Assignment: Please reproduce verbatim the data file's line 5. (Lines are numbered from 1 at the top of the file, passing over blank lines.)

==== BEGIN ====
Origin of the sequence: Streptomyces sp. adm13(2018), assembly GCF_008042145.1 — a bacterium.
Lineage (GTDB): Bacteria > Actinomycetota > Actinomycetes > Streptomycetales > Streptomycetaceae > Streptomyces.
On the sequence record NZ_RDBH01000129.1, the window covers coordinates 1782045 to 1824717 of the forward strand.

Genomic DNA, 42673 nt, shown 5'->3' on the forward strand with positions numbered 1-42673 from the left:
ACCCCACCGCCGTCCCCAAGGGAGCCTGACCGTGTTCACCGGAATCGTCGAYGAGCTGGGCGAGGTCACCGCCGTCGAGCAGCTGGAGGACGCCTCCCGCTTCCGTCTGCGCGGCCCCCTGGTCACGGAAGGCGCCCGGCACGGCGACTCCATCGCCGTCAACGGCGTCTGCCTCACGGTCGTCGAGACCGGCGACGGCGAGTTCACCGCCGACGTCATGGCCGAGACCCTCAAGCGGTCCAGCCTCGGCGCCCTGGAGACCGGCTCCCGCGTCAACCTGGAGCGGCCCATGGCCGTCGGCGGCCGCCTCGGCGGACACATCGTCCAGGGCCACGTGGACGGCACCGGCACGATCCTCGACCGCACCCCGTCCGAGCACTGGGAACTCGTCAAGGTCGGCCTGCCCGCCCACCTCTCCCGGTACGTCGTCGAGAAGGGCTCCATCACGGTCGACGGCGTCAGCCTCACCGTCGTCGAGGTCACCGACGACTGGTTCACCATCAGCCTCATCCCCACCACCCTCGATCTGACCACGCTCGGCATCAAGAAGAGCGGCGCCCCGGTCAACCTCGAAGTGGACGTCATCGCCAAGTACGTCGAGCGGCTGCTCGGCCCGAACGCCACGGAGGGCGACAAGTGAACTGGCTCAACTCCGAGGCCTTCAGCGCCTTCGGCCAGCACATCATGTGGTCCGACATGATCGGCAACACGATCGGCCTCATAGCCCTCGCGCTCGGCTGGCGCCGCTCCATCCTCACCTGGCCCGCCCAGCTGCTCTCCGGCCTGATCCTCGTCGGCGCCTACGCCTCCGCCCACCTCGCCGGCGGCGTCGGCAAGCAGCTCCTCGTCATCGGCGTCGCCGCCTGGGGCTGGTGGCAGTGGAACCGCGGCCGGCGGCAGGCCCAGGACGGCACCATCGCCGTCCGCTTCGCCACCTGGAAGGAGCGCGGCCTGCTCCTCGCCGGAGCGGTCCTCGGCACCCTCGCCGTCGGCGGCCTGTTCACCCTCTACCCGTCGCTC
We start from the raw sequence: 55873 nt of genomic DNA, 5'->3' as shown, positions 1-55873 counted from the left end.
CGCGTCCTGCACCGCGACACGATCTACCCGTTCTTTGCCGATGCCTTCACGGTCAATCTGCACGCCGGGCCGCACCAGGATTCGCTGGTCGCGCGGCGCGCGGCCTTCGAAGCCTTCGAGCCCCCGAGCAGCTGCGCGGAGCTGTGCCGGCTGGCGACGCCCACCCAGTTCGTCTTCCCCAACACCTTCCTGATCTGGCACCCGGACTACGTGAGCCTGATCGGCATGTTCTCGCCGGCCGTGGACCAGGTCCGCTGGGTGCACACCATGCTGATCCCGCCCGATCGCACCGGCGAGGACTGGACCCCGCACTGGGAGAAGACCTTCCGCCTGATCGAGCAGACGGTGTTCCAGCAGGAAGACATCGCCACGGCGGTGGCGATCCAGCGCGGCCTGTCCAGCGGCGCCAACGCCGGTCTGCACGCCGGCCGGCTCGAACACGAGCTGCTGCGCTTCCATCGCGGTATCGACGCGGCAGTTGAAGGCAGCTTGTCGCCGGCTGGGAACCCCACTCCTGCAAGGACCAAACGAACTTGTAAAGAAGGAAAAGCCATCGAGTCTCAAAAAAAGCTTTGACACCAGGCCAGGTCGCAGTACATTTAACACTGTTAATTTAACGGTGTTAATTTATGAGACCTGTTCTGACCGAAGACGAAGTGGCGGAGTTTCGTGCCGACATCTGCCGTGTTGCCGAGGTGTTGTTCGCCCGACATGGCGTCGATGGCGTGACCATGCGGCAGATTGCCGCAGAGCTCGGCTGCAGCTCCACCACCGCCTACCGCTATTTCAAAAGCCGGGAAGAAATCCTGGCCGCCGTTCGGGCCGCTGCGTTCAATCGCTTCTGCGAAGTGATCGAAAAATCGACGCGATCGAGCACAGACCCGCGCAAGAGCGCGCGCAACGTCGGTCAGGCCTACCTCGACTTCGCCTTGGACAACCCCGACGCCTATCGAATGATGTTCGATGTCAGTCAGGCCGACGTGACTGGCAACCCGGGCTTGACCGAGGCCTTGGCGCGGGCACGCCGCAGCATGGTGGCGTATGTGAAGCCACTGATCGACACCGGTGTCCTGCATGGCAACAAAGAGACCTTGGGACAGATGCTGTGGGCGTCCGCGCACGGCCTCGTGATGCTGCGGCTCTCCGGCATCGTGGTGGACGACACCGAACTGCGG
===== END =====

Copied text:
ACCCCACCGCCGTCCCCAAGGGAGCCTGACCGTGTTCACCGGAATCGTCGAYGAGCTGGGCGAGGTCACCGCCGTCGAGCAGCTGGAGGACGCCTCCCGCTTCCGTCTGCGCGGCCCCCTGGTCACGGAAGGCGCCCGGCACGGCGACTCCATCGCCGTCAACGGCGTCTGCCTCACGGTCGTCGAGACCGGCGACGGCGAGTTCACCGCCGACGTCATGGCCGAGACCCTCAAGCGGTCCAGCCTCGGCGCCCTGGAGACCGGCTCCCGCGTCAACCTGGAGCGGCCCATGGCCGTCGGCGGCCGCCTCGGCGGACACATCGTCCAGGGCCACGTGGACGGCACCGGCACGATCCTCGACCGCACCCCGTCCGAGCACTGGGAACTCGTCAAGGTCGGCCTGCCCGCCCACCTCTCCCGGTACGTCGTCGAGAAGGGCTCCATCACGGTCGACGGCGTCAGCCTCACCGTCGTCGAGGTCACCGACGACTGGTTCACCATCAGCCTCATCCCCACCACCCTCGATCTGACCACGCTCGGCATCAAGAAGAGCGGCGCCCCGGTCAACCTCGAAGTGGACGTCATCGCCAAGTACGTCGAGCGGCTGCTCGGCCCGAACGCCACGGAGGGCGACAAGTGAACTGGCTCAACTCCGAGGCCTTCAGCGCCTTCGGCCAGCACATCATGTGGTCCGACATGATCGGCAACACGATCGGCCTCATAGCCCTCGCGCTCGGCTGGCGCCGCTCCATCCTCACCTGGCCCGCCCAGCTGCTCTCCGGCCTGATCCTCGTCGGCGCCTACGCCTCCGCCCACCTCGCCGGCGGCGTCGGCAAGCAGCTCCTCGTCATCGGCGTCGCCGCCTGGGGCTGGTGGCAGTGGAACCGCGGCCGGCGGCAGGCCCAGGACGGCACCATCGCCGTCCGCTTCGCCACCTGGAAGGAGCGCGGCCTGCTCCTCGCCGGAGCGGTCCTCGGCACCCTCGCCGTCGGCGGCCTGTTCACCCTCTACCCGTCGCTC